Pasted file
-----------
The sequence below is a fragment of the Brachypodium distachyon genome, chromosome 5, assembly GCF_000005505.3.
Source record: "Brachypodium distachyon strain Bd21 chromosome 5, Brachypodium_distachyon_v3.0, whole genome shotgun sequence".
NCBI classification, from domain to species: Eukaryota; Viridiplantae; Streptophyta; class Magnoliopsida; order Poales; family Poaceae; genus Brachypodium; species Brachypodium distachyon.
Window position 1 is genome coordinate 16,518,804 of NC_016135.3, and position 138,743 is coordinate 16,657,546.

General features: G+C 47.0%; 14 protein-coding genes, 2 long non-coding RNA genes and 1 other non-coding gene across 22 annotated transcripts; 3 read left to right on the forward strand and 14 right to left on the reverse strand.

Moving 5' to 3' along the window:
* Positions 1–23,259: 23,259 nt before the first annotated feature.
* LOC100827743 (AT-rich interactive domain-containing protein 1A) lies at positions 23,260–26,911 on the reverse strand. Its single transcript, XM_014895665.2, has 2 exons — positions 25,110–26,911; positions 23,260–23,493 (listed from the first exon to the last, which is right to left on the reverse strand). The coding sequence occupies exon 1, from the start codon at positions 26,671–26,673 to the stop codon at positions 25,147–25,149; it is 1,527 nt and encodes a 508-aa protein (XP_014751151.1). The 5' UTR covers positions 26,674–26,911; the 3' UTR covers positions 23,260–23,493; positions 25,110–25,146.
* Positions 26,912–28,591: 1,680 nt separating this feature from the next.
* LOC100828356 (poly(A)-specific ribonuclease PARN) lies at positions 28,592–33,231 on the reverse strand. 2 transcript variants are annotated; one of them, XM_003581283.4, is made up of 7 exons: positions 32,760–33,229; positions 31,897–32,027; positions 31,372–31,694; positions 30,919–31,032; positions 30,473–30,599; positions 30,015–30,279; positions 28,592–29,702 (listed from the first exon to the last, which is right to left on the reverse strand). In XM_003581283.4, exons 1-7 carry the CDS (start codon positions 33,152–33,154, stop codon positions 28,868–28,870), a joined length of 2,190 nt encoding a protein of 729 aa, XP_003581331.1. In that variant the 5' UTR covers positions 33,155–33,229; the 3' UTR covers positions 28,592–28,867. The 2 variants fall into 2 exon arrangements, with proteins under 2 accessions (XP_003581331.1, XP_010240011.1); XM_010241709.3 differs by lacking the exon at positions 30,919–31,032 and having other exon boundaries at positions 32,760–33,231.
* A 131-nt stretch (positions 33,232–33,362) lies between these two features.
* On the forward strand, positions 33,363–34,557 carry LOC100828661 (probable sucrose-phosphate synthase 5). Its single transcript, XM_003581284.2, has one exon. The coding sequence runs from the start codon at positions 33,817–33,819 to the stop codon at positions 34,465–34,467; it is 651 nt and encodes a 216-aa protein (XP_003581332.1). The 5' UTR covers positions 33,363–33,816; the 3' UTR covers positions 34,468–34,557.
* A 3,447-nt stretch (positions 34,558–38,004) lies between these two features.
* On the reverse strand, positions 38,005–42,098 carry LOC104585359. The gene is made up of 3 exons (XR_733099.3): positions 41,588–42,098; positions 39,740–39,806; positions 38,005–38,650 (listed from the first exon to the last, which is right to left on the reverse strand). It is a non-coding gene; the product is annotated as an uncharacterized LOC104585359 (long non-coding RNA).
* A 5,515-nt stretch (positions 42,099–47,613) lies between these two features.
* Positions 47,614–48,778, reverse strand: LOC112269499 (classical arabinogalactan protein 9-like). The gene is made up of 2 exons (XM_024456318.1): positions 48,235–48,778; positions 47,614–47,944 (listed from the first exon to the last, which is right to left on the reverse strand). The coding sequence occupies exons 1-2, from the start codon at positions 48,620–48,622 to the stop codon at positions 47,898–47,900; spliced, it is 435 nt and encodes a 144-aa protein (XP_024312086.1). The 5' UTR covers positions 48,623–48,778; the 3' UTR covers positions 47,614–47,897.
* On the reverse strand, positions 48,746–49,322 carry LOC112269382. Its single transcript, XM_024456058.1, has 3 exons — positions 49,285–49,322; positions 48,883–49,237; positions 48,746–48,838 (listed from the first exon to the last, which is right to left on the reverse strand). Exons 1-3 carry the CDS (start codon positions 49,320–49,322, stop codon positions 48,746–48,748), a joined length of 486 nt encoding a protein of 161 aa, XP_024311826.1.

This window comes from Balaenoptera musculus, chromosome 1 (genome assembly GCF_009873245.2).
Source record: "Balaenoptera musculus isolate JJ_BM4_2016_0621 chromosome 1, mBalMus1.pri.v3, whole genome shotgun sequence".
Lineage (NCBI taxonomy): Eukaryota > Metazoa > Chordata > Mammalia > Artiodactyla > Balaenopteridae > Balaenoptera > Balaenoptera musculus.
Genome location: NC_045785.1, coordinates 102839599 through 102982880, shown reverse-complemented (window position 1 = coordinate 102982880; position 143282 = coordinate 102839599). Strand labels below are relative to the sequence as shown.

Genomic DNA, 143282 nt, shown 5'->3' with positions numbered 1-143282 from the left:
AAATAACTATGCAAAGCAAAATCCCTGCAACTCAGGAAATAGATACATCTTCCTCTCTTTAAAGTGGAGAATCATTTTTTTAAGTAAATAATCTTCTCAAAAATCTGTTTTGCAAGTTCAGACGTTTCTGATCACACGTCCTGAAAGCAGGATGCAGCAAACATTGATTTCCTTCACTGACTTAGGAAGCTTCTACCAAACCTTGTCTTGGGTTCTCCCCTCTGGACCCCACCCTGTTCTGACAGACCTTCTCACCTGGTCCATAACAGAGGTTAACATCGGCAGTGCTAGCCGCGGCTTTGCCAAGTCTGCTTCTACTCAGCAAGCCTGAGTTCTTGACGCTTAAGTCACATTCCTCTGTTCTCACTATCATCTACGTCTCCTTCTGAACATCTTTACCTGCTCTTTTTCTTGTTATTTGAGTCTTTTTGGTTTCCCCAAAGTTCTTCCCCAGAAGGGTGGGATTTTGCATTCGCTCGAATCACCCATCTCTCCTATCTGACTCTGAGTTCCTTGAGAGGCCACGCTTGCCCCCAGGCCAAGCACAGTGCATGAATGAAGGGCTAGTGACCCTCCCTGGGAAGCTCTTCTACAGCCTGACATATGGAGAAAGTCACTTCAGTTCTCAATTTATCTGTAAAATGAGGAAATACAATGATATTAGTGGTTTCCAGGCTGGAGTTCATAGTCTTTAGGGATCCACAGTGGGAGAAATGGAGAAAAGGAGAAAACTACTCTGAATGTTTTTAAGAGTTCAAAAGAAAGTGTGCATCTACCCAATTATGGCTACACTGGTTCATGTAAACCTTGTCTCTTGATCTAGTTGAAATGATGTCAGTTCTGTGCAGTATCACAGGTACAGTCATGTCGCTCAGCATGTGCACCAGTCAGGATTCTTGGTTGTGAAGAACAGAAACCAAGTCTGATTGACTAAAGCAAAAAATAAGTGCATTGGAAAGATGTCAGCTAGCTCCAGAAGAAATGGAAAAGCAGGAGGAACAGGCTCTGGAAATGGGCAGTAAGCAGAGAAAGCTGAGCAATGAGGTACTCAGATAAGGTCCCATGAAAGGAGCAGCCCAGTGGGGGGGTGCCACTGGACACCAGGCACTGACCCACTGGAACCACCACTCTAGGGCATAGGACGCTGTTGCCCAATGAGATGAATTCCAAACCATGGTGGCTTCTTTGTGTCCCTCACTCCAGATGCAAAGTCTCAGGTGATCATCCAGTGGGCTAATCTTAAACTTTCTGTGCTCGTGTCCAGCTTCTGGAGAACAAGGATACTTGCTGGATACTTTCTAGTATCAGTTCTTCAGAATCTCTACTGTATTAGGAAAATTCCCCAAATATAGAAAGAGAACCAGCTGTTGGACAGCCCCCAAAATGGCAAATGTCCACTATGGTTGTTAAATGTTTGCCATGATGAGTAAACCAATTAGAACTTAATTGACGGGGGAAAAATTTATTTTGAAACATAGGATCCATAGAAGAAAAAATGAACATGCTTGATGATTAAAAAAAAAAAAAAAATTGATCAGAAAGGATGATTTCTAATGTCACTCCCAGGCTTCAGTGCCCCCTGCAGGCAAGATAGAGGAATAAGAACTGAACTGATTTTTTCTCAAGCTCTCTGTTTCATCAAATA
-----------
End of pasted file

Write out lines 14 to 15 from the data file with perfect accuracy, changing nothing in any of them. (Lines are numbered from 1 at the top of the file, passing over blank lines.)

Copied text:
* On the reverse strand, positions 38,005–42,098 carry LOC104585359. The gene is made up of 3 exons (XR_733099.3): positions 41,588–42,098; positions 39,740–39,806; positions 38,005–38,650 (listed from the first exon to the last, which is right to left on the reverse strand). It is a non-coding gene; the product is annotated as an uncharacterized LOC104585359 (long non-coding RNA).
* A 5,515-nt stretch (positions 42,099–47,613) lies between these two features.